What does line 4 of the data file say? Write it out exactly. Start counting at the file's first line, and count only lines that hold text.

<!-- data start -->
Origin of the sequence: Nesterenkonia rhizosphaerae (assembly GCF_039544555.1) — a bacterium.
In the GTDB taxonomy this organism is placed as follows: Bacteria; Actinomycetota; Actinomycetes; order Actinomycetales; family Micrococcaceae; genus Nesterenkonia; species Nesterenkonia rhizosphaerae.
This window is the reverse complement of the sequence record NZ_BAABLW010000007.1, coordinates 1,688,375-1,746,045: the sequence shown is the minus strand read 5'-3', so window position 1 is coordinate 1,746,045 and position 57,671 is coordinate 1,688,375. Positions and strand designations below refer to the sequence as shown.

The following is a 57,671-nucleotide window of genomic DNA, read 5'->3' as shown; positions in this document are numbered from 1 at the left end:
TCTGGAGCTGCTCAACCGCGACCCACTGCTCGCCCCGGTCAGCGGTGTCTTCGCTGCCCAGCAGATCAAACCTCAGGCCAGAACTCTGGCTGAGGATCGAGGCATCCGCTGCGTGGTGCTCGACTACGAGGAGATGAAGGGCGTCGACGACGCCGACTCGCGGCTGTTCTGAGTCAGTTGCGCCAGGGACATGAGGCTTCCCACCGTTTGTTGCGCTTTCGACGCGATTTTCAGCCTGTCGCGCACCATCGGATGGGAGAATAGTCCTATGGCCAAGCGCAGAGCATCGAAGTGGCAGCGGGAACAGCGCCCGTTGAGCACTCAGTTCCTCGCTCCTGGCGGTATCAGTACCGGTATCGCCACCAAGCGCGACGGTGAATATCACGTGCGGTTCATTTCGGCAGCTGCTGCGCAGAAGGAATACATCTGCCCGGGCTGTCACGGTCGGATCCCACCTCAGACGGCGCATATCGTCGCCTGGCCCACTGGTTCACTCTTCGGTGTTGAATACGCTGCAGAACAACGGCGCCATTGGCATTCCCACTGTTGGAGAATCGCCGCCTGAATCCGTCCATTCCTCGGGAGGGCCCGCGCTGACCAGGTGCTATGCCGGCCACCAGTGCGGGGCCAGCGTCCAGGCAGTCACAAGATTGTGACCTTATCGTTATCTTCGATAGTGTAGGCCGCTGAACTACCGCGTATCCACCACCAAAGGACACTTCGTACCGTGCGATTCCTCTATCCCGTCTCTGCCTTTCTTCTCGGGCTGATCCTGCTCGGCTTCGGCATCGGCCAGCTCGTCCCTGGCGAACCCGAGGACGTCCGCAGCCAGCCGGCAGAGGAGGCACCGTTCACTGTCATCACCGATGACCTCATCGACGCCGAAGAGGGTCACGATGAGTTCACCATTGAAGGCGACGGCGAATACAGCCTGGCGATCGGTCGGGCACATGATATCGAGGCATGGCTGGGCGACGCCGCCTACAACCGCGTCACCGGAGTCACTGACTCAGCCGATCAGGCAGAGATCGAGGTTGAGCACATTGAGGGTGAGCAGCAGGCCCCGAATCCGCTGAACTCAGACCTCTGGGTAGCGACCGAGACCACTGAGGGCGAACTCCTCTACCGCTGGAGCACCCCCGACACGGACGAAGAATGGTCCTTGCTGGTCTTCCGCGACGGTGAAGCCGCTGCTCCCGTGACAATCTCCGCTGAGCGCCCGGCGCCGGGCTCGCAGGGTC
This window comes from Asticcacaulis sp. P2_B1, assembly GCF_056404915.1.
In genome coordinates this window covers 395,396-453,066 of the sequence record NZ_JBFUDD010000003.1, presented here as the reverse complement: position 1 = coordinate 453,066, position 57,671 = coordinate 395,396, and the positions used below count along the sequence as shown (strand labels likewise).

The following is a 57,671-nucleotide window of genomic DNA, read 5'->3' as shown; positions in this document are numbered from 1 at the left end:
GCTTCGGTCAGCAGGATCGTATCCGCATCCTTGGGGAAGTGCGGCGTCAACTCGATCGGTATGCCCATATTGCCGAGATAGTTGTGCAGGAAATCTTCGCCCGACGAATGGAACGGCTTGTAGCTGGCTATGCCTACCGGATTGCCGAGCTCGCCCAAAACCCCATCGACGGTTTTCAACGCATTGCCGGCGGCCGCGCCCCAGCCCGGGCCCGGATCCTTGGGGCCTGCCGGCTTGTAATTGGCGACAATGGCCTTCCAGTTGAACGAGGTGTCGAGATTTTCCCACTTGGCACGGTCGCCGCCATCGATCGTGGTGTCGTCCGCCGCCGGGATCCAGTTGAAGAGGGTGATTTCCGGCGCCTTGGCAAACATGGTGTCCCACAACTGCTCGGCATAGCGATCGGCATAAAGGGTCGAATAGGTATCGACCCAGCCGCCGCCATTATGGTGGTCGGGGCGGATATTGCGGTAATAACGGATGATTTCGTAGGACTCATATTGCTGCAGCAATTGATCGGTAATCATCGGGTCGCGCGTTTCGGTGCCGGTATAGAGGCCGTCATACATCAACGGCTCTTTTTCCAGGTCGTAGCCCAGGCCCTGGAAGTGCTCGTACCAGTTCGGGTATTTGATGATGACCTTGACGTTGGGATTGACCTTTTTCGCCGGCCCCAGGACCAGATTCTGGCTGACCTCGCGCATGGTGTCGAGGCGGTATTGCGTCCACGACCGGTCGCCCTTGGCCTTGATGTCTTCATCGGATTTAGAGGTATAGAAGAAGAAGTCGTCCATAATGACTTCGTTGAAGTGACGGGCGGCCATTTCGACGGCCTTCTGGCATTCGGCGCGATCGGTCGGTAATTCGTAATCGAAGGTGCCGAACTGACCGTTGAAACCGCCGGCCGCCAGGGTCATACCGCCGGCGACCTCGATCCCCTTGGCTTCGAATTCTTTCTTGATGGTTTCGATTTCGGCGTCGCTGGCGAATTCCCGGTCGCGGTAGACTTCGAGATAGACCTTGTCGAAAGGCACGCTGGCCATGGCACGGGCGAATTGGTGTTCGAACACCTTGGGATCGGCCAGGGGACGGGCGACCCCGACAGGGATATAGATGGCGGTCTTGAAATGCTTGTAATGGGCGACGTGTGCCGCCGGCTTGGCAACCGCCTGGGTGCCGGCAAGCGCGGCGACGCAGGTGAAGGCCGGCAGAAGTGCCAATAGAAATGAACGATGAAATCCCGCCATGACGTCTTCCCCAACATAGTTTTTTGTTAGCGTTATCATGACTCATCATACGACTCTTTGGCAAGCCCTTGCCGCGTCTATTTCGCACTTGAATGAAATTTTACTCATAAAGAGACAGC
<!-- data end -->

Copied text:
The following is a 57,671-nucleotide window of genomic DNA, read 5'->3' as shown; positions in this document are numbered from 1 at the left end: